Sometimes, I worry that I might be addicted to caffeine. When this happens, I quit cold turkey for a while, usually during Lent. Since my primary source of caffeine is coffee, I’m forced to give it up during these decaffeinated hiatuses, which isn’t easy considering that coffee is not only my morning beverage of choice, it is my lifestyle, my culture, my manifesto, my identity.

I am a coffee drinker, through and through.

It all began during 10th grade when I couldn’t manage to stay awake during geometry class. Every morning at 8 a.m., my big, sandy, iron-curled head of hair would bob and my purple frosted eyelids would droop while my peers giggled and Mr. Sistek scowled. In an effort to end this daily public humiliation, I tried pinching my leg, chewing gum, shaking my head and doodling in the margins of my textbook, but nothing kept my adolescent brain from slipping into slumber.

At home, I observed that my mother relied on a scoop of Folgers Instant in a cup of hot water to start her day with a boost of energy, so I gave that a try. Once prepared and cooled, I chugged the mug’s contents while pinching my nostrils shut to avoid the acrid flavor. To me, drinking coffee was revolting; however, I couldn’t deny the pep it put in my step. Not to mention, the jittery tremors in my extremities. I wondered, perhaps I should use the recommended one scoop of instant coffee instead of four?

Notwithstanding the slight deterioration in my handwriting skills, my geometry grades improved remarkably.

I eventually discovered that coffee is actually tolerable if prepared according to the directions. And that by testing certain additives — creamers, sweeteners, flavorings — one may actually enjoy the experience.

After marriage, a drip coffee maker became a fixture in our family household no matter where the Navy stationed us. Our coffee tastes varied over the years from large cans of inexpensive ground coffee with powdered non-dairy creamer, to specialty beans ground at home and lightened with warm, frothy oat milk. Of course, I love a sturdy mug of diner coffee served on a paper placemat with mini pods of half and half, but I also delight in a prissy cappuccino piled high with creamy foam and accompanied by a stir stick heavy with crystalized sugar.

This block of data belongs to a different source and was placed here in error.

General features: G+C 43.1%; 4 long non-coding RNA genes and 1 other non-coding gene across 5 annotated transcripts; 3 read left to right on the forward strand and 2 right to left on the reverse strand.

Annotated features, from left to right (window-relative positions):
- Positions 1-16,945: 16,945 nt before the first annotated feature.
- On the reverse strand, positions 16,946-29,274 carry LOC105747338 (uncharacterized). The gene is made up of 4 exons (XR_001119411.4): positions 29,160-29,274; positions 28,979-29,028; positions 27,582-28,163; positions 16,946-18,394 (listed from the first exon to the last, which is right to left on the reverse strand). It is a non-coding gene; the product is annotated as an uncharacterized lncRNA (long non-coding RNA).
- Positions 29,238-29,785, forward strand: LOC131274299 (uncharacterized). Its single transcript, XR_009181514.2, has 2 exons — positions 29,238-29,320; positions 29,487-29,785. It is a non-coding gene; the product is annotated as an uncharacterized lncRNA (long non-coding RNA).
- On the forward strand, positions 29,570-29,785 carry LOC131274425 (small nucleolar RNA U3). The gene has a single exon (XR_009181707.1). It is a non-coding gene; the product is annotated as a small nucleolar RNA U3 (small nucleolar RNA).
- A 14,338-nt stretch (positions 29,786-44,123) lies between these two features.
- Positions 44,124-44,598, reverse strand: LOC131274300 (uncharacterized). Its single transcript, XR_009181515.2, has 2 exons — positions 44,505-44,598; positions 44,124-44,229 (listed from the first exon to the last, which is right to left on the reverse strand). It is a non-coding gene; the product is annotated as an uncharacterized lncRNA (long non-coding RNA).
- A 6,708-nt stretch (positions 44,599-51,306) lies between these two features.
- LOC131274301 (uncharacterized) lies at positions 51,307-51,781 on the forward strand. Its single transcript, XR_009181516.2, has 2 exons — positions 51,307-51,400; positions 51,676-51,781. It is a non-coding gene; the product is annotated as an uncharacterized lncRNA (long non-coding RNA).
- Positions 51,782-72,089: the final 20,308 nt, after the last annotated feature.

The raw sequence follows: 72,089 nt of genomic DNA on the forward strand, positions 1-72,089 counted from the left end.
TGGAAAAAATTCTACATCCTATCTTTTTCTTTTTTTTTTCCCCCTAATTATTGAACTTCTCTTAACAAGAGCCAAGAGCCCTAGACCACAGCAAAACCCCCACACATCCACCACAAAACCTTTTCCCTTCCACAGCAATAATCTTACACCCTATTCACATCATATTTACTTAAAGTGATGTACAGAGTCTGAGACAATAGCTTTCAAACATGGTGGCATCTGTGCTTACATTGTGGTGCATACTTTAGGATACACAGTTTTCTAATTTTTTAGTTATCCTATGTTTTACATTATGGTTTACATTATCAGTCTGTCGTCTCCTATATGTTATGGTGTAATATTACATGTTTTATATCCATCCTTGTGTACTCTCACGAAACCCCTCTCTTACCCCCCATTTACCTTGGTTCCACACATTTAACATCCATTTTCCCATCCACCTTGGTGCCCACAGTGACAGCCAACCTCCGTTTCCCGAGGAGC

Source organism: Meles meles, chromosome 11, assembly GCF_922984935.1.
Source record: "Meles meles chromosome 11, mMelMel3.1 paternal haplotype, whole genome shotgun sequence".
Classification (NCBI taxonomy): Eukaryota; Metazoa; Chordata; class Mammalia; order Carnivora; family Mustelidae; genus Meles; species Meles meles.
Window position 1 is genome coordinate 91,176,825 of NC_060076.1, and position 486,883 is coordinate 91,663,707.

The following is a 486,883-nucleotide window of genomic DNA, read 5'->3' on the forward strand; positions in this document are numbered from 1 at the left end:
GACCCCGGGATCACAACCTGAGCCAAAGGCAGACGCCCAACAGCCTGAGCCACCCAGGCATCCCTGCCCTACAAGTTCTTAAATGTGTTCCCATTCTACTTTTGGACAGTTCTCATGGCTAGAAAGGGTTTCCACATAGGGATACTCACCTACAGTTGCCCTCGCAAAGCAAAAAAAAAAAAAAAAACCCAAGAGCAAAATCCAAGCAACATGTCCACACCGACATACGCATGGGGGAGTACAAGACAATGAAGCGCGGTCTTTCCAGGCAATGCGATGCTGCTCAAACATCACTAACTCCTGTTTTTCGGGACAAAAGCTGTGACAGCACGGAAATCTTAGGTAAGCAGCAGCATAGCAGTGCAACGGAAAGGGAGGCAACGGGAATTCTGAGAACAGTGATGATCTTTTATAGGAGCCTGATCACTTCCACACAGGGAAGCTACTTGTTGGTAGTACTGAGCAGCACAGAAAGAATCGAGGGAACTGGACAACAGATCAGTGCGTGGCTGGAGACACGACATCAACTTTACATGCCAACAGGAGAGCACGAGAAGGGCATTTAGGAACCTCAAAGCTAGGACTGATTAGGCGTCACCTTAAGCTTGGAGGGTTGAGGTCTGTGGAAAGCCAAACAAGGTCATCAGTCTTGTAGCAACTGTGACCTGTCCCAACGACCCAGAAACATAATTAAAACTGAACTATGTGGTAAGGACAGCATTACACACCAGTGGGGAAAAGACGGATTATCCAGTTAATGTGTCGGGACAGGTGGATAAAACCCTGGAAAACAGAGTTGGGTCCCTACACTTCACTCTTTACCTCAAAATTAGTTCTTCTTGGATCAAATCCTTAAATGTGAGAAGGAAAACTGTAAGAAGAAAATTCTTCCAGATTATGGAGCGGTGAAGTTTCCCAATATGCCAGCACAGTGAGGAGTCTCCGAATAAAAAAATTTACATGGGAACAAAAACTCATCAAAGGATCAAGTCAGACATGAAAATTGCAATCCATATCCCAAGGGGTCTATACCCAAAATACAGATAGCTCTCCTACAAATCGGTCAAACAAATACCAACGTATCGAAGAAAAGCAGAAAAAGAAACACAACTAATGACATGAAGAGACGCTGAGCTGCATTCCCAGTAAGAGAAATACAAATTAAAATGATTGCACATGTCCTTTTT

At first, I drank coffee exclusively in the mornings. But with each passing year of life, I found reasons to sip more and more throughout the day, often microwaving coffee that had long gone cold just to savor one more cup. Somewhere along the way, I bought an insulated to-go tumbler to take hot brew with me to the commissary, to the gym, to cross-country meets, on dog walks, to Target, wherever.

Regardless of how, when or where, coffee has become a constant in my life — an ever-present friend I can always depend upon.

In the morning, coffee rousts me gently, begging me to inhale its aromatic vapor. From the first sip, I feel it permeate my insides, course through my veins and awaken my senses. It simultaneously soothes and invigorates, emboldening me to seize the day. In the midst of my daily routine, hot coffee offers me a break from chaos, boredom, tedium. It’s a tiny treat tempting me like a rich and creamy bonbon wrapped in colored foil, lifting my mood and carrying me on. Then, in the afternoon, coffee comes to my rescue, beckoning me out of my inevitable late-day slump with its swirling jolt of steamy goodness.

During Lent, while I’m drying out from my pandemic caffeine bender, I’ll be drinking herbal teas, which, to a hardened coffee drinker such as myself, is akin to ingesting my own soapy bathwater. Despite the steady hand, reliable bladder and unstained teeth that hibiscus, green, ginger, chamomile and echinacea teas offer, they are, nonetheless, a pitiful substitute for coffee — my beloved morning elixir, my heavenly nectar of the gods, my lusty liquid constitution.

Read more at, and in Lisa’s book, The Meat and Potatoes of Life: My True Lit Com. Email:

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